Pigs identify the human voice as part of a human being present. The animals responded differently to human presence when no voice was broadcasted.
That was the result of a research carried out by scientists of the French National Research Institute for Agriculture, Food and the Environment (INRAE), which was published recently in the peer-reviewed journal Applied Animal Behaviour Science.
Human voice facilitates human-pig relationship
The researchers hypothesised that the human voice facilitates the development of the human-pig relationship. In order to do so, they studied the behaviour of 90 weaned female piglets divided into 3 treatments:
- A. Human presence with voice. In this treatment, an idle experimenter was present in the pen for 5 minutes per day, for 3 weeks and a female voice was broadcast from a speaker.
- B. Human presence without voice. In this treatment, an idle experimenter was present in the pen for 5 minutes per day, for 3 weeks, but instead of a voice, a recorded background noise was broadcast.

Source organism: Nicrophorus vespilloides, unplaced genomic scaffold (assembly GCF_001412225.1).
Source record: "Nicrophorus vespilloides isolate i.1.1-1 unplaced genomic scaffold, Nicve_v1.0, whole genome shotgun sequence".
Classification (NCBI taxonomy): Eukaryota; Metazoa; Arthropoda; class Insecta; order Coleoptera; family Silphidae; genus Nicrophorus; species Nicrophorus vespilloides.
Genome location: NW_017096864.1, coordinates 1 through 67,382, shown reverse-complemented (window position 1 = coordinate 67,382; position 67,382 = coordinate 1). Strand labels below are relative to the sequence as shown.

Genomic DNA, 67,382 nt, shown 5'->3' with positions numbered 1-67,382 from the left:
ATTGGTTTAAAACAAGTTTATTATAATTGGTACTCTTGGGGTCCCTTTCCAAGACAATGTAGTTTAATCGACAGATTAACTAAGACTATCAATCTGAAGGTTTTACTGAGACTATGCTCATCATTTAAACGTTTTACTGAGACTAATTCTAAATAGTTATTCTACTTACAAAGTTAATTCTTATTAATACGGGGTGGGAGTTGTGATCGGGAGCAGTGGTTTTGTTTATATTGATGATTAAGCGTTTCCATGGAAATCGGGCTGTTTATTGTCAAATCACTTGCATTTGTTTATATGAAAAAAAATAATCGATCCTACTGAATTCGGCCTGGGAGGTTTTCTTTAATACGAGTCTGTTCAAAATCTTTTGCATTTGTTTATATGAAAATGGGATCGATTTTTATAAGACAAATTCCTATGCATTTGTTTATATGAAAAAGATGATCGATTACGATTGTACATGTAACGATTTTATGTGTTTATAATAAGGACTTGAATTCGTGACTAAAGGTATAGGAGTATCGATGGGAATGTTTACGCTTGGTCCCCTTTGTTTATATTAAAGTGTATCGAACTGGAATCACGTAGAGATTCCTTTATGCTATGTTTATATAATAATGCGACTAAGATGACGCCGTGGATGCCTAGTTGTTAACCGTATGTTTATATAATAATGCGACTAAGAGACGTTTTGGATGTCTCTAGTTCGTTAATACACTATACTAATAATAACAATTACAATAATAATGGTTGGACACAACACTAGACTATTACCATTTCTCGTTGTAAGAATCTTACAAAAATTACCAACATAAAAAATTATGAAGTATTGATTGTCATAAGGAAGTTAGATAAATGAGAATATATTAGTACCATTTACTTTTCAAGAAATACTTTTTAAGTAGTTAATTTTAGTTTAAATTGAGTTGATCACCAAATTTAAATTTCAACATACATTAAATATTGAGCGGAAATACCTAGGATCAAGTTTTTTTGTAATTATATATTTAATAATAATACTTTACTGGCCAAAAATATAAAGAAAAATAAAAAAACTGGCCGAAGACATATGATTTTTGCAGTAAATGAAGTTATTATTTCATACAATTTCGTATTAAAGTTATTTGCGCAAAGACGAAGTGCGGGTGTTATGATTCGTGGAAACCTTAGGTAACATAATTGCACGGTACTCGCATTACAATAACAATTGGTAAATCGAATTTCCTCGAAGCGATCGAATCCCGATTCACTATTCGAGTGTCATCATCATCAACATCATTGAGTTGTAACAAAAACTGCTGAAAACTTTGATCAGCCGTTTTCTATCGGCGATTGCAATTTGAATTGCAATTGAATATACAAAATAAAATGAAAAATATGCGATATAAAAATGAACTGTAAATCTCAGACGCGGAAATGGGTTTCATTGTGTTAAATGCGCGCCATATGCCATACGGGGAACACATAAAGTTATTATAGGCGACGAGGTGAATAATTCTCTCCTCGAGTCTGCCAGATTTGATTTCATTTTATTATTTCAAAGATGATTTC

- C. Control group. For these piglets, only routine husbandry care was provided.
Test 1: human voice is used with piglets
The scientists then carried out 2 tests. In test 1, the scientists broadcasted the voice for the piglets in group A and background noise was broadcasted for the others. In this test, piglets from group A and B investigated the experimenter earlier and more often than in group C. The piglets in group A moved sooner in the pen than in group C.
Test 2: no human voice is used with piglets
For test 2, only the background noise was broadcast – that includes the piglets in group A. In this 2, the piglets expressed more stress reactions; their latency to move was longer compared to the others. The piglets in group A also had more physical and vocal interactions: they stayed in the experiment area longer than piglets in group B and group C, and grunted more.
The researchers concluded that broadcasting a human voice did not modify the pig response to human presence and handling in auditory conditions similar to the interaction sessions. However, not broadcasting a human voice induced stress responses and increased interactive behaviour, which suggests that piglets identify the human voice as part of the experimenter’s necessary properties.
Pig Progress | Vincent ter Beek |
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